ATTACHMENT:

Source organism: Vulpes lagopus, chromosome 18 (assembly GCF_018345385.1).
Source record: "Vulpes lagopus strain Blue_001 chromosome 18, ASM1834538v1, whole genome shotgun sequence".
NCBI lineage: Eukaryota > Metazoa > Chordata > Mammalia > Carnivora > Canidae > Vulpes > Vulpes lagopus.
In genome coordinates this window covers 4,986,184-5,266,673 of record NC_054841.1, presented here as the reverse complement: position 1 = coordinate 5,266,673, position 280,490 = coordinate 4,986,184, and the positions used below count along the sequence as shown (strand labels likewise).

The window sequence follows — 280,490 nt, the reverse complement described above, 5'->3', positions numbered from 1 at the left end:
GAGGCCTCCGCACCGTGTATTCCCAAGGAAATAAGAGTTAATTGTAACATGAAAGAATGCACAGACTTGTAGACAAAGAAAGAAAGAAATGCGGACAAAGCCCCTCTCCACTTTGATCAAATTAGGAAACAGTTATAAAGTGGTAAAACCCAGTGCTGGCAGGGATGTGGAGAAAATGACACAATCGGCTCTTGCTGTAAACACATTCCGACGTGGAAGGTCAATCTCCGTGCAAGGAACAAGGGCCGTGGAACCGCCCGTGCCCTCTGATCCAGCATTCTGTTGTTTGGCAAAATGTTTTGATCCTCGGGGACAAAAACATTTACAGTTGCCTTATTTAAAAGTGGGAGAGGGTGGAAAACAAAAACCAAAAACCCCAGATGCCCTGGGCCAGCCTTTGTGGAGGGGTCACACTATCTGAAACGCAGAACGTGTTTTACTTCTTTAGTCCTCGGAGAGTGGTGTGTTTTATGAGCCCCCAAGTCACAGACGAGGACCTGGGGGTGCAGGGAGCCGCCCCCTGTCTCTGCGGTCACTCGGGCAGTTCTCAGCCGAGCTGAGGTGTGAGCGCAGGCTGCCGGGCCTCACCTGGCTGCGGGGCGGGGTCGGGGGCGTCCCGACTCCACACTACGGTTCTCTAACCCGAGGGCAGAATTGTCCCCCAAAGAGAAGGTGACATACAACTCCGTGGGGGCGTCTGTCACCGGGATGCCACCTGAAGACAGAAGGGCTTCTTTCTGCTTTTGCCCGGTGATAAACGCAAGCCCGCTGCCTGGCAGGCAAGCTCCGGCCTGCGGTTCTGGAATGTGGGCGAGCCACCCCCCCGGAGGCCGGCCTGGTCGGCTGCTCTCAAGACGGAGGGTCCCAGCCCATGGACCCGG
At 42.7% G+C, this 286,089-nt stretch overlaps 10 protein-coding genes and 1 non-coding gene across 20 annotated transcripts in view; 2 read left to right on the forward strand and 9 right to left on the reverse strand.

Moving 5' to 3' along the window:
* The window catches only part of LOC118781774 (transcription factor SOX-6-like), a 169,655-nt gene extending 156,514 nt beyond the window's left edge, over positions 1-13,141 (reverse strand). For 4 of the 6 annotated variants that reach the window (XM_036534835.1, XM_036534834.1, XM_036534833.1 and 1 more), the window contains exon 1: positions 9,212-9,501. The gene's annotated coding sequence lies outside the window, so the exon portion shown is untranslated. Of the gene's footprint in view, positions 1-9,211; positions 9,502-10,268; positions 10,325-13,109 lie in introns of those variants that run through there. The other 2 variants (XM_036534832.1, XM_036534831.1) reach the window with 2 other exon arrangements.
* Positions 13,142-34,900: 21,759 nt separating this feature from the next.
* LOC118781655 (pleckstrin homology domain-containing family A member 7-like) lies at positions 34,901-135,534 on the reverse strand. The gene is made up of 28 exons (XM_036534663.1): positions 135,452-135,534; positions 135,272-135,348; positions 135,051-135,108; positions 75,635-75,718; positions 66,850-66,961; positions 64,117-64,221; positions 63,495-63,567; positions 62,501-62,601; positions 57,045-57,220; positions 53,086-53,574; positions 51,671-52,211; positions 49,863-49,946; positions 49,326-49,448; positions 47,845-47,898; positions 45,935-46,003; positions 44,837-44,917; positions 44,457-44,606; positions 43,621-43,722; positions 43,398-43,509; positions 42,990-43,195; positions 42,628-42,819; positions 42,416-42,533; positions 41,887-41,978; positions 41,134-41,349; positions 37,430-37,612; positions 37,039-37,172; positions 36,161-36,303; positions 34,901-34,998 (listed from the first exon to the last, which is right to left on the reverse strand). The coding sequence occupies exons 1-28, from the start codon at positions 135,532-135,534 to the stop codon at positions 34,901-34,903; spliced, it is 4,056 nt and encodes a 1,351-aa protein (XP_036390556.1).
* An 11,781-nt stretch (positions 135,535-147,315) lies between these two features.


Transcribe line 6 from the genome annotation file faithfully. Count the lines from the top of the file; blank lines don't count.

GAGGCCTCCGCACCGTGTATTCCCAAGGAAATAAGAGTTAATTGTAACATGAAAGAATGCACAGACTTGTAGACAAAGAAAGAAAGAAATGCGGACAAAGCCCCTCTCCACTTTGATCAAATTAGGAAACAGTTATAAAGTGGTAAAACCCAGTGCTGGCAGGGATGTGGAGAAAATGACACAATCGGCTCTTGCTGTAAACACATTCCGACGTGGAAGGTCAATCTCCGTGCAAGGAACAAGGGCCGTGGAACCGCCCGTGCCCTCTGATCCAGCATTCTGTTGTTTGGCAAAATGTTTTGATCCTCGGGGACAAAAACATTTACAGTTGCCTTATTTAAAAGTGGGAGAGGGTGGAAAACAAAAACCAAAAACCCCAGATGCCCTGGGCCAGCCTTTGTGGAGGGGTCACACTATCTGAAACGCAGAACGTGTTTTACTTCTTTAGTCCTCGGAGAGTGGTGTGTTTTATGAGCCCCCAAGTCACAGACGAGGACCTGGGGGTGCAGGGAGCCGCCCCCTGTCTCTGCGGTCACTCGGGCAGTTCTCAGCCGAGCTGAGGTGTGAGCGCAGGCTGCCGGGCCTCACCTGGCTGCGGGGCGGGGTCGGGGGCGTCCCGACTCCACACTACGGTTCTCTAACCCGAGGGCAGAATTGTCCCCCAAAGAGAAGGTGACATACAACTCCGTGGGGGCGTCTGTCACCGGGATGCCACCTGAAGACAGAAGGGCTTCTTTCTGCTTTTGCCCGGTGATAAACGCAAGCCCGCTGCCTGGCAGGCAAGCTCCGGCCTGCGGTTCTGGAATGTGGGCGAGCCACCCCCCCGGAGGCCGGCCTGGTCGGCTGCTCTCAAGACGGAGGGTCCCAGCCCATGGACCCGG